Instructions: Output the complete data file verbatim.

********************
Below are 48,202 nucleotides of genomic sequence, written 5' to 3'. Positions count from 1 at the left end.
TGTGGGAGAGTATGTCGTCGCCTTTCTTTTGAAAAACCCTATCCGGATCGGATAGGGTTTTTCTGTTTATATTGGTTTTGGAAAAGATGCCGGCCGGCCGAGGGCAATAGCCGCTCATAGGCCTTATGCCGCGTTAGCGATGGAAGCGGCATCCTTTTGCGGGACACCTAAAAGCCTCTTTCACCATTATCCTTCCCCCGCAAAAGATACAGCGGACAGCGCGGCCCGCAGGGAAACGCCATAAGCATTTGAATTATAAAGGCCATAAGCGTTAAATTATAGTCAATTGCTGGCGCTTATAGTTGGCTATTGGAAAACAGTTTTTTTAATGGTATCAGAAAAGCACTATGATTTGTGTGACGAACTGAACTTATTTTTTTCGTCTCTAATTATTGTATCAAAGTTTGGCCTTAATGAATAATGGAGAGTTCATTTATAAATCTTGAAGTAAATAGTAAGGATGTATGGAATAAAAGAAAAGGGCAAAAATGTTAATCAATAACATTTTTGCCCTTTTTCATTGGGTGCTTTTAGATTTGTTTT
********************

Below are 48,202 nucleotides of genomic sequence, written 5' to 3'. Positions count from 1 at the left end.
TGTGGGAGAGTATGTCGTCGCCTTTCTTTTGAAAAACCCTATCCGGATCGGATAGGGTTTTTCTGTTTATATTGGTTTTGGAAAAGATGCCGGCCGGCCGAGGGCAATAGCCGCTCATAGGCCTTATGCCGCGTTAGCGATGGAAGCGGCATCCTTTTGCGGGACACCTAAAAGCCTCTTTCACCATTATCCTTCCCCCGCAAAAGATACAGCGGACAGCGCGGCCCGCAGGGAAACGCCATAAGCATTTGAATTATAAAGGCCATAAGCGTTAAATTATAGTCAATTGCTGGCGCTTATAGTTGGCTATTGGAAAACAGTTTTTTTAATGGTATCAGAAAAGCACTATGATTTGTGTGACGAACTGAACTTATTTTTTTCGTCTCTAATTATTGTATCAAAGTTTGGCCTTAATGAATAATGGAGAGTTCATTTATAAATCTTGAAGTAAATAGTAAGGATGTATGGAATAAAAGAAAAGGGCAAAAATGTTAATCAATAACATTTTTGCCCTTTTTCATTGGGTGCTTTTAGATTTGTTTT